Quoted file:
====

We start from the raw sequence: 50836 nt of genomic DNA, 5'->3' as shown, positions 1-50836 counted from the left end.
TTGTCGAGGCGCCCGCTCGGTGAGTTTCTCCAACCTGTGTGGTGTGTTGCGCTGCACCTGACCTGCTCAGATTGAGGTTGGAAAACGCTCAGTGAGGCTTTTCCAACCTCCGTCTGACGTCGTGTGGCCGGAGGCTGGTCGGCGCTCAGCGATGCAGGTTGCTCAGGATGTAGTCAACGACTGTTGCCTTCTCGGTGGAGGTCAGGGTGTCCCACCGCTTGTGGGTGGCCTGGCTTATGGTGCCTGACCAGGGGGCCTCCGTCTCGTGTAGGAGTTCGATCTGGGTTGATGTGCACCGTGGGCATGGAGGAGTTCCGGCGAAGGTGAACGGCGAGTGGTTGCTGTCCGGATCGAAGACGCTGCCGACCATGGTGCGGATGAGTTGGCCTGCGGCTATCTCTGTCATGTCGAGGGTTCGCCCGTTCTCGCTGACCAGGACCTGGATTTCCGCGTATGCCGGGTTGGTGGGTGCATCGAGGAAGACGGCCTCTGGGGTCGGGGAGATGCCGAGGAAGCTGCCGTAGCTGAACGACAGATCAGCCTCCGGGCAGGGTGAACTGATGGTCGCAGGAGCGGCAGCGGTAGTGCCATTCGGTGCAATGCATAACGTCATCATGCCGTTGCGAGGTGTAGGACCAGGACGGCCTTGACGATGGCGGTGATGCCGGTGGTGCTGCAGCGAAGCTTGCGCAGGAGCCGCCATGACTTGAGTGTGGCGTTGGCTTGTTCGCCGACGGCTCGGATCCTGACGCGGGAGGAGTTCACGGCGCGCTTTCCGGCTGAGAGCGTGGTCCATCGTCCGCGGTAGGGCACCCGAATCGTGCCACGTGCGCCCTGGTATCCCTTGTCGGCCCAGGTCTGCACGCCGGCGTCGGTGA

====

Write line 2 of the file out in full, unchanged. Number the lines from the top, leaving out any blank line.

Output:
TTGTCGAGGCGCCCGCTCGGTGAGTTTCTCCAACCTGTGTGGTGTGTTGCGCTGCACCTGACCTGCTCAGATTGAGGTTGGAAAACGCTCAGTGAGGCTTTTCCAACCTCCGTCTGACGTCGTGTGGCCGGAGGCTGGTCGGCGCTCAGCGATGCAGGTTGCTCAGGATGTAGTCAACGACTGTTGCCTTCTCGGTGGAGGTCAGGGTGTCCCACCGCTTGTGGGTGGCCTGGCTTATGGTGCCTGACCAGGGGGCCTCCGTCTCGTGTAGGAGTTCGATCTGGGTTGATGTGCACCGTGGGCATGGAGGAGTTCCGGCGAAGGTGAACGGCGAGTGGTTGCTGTCCGGATCGAAGACGCTGCCGACCATGGTGCGGATGAGTTGGCCTGCGGCTATCTCTGTCATGTCGAGGGTTCGCCCGTTCTCGCTGACCAGGACCTGGATTTCCGCGTATGCCGGGTTGGTGGGTGCATCGAGGAAGACGGCCTCTGGGGTCGGGGAGATGCCGAGGAAGCTGCCGTAGCTGAACGACAGATCAGCCTCCGGGCAGGGTGAACTGATGGTCGCAGGAGCGGCAGCGGTAGTGCCATTCGGTGCAATGCATAACGTCATCATGCCGTTGCGAGGTGTAGGACCAGGACGGCCTTGACGATGGCGGTGATGCCGGTGGTGCTGCAGCGAAGCTTGCGCAGGAGCCGCCATGACTTGAGTGTGGCGTTGGCTTGTTCGCCGACGGCTCGGATCCTGACGCGGGAGGAGTTCACGGCGCGCTTTCCGGCTGAGAGCGTGGTCCATCGTCCGCGGTAGGGCACCCGAATCGTGCCACGTGCGCCCTGGTATCCCTTGTCGGCCCAGGTCTGCACGCCGGCGTCGGTGA